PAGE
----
Technical Tea Leaves v. Serious Economists ~ The Risk Averse Alert

Friday, April 17, 2009

Technical Tea Leaves v. Serious Economists

For the record the current trend that's your friend is no fair weather chum...


Tell me, what do you see first? The advance off March '09 bottom? Or a diving 200-day moving average?

It better be the latter because this is the trend. Plain as day, too. No need for confusion over noise cheering on recovery. The trend clearly remains down.

This adequately settles, then, the "new bull market" versus "bear market bounce" debate surrounding the advance off March '09 bottom. One only wonders how the Hallelujah Bernanke crowd will defend its position once the trend reasserts itself (which I believe is rather likely, sooner or later, over the next year or so).


So, how about another ten days like the last ten? If so, there's not much upside remaining.

When does the big stress test day arrive? I think it's Monday, May 4th. Might be a good "sell the news" moment to remember.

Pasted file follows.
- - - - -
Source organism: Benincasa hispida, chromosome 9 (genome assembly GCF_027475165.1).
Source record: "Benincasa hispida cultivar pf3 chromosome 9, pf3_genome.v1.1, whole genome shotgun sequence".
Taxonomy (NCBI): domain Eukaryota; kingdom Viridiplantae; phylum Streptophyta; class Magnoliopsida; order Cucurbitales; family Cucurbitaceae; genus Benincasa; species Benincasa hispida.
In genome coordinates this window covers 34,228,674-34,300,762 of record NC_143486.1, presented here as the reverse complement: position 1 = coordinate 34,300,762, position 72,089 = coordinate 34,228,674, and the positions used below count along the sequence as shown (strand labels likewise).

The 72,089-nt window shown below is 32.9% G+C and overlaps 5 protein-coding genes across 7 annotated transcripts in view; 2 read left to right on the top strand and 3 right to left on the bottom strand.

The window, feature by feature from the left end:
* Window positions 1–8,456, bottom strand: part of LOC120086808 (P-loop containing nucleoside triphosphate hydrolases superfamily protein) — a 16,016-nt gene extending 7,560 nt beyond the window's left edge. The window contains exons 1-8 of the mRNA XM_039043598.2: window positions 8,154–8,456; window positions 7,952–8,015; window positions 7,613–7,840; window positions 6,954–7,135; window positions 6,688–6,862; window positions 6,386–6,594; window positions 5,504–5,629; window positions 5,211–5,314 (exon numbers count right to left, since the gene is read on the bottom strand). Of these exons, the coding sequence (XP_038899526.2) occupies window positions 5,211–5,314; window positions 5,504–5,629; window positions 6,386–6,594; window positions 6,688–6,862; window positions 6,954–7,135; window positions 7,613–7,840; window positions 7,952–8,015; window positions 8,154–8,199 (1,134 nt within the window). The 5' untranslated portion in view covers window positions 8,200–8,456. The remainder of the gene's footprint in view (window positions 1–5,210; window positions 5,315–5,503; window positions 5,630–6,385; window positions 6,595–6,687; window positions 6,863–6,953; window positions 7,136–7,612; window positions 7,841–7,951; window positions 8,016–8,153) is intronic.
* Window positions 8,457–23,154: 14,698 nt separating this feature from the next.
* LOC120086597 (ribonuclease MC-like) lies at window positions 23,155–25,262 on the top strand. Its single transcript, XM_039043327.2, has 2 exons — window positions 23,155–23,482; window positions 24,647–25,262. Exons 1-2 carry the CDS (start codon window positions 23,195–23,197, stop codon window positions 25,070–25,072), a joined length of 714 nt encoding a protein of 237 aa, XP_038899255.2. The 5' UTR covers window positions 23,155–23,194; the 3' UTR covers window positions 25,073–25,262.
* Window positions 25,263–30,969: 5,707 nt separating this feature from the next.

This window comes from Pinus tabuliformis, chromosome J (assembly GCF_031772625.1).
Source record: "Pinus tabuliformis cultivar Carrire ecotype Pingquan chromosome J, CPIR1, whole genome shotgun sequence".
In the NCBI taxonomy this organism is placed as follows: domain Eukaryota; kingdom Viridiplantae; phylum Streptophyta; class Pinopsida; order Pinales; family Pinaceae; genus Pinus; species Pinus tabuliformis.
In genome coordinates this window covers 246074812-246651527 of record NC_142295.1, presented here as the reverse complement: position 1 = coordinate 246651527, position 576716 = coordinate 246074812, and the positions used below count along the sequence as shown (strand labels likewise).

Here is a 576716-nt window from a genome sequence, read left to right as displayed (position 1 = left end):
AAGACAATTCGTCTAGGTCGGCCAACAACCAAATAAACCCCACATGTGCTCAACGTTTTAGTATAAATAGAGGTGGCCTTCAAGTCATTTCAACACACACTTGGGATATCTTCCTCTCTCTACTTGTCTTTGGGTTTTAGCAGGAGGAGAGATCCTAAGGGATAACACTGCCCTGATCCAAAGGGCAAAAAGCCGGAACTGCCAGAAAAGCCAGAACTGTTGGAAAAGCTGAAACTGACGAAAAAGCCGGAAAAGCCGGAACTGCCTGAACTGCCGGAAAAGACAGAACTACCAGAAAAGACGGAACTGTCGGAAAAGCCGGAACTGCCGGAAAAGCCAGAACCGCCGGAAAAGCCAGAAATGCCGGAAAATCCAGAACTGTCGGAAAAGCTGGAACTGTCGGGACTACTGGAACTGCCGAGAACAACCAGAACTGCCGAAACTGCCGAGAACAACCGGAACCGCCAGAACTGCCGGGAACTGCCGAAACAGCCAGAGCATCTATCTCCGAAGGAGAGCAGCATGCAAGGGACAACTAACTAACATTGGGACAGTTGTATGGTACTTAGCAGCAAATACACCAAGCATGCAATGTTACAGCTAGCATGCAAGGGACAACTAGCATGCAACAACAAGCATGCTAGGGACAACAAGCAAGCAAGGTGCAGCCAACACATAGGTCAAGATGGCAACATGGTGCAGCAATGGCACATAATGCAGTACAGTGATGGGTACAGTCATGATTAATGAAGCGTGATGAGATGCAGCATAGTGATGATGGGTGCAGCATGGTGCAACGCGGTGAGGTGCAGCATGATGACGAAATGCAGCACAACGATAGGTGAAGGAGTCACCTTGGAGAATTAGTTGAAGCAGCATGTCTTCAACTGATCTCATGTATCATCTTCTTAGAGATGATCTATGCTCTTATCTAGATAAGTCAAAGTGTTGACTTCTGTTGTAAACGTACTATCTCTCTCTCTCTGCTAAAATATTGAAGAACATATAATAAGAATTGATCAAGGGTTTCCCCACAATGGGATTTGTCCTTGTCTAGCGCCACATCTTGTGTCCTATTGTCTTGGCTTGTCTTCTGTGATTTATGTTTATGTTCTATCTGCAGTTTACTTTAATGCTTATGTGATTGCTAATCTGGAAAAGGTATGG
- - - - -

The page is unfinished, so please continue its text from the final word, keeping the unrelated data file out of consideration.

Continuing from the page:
If you go back to the same chart presented in The Cramer Bull Trap, you see VIX RSI proceeding as expected. There's reason to believe this derivative measure (RSI) of a derivative (VIX) might register its most overbought reading in a year before volatility picks up again. Beyond this, though, there is every reason to be on the lookout for trouble ahead.


Derivative measures on the CBOE Put/Call Ratio still remain similarly positioned to recent periods when the market was advancing. Thus, further gains appear in store. Again, though, judging by relatively low Put/Call Ratio readings of late, an inflection point — a reversal of fortunes — could be nearing.


Just how close the market might be to turning over is revealed by another derivative measure (MACD) of a derivative (the NYSE High-Low Differential). Might another two weeks an upwardly biased market be a stretch? Yes, maybe.

Whatever the case my eyes are wide open. Which is more than one can say about so-called "serious economists" Barton Biggs sites...

Yes sir, it still is all about greed and fear.

(Always was. Always will be.)

Fast Money
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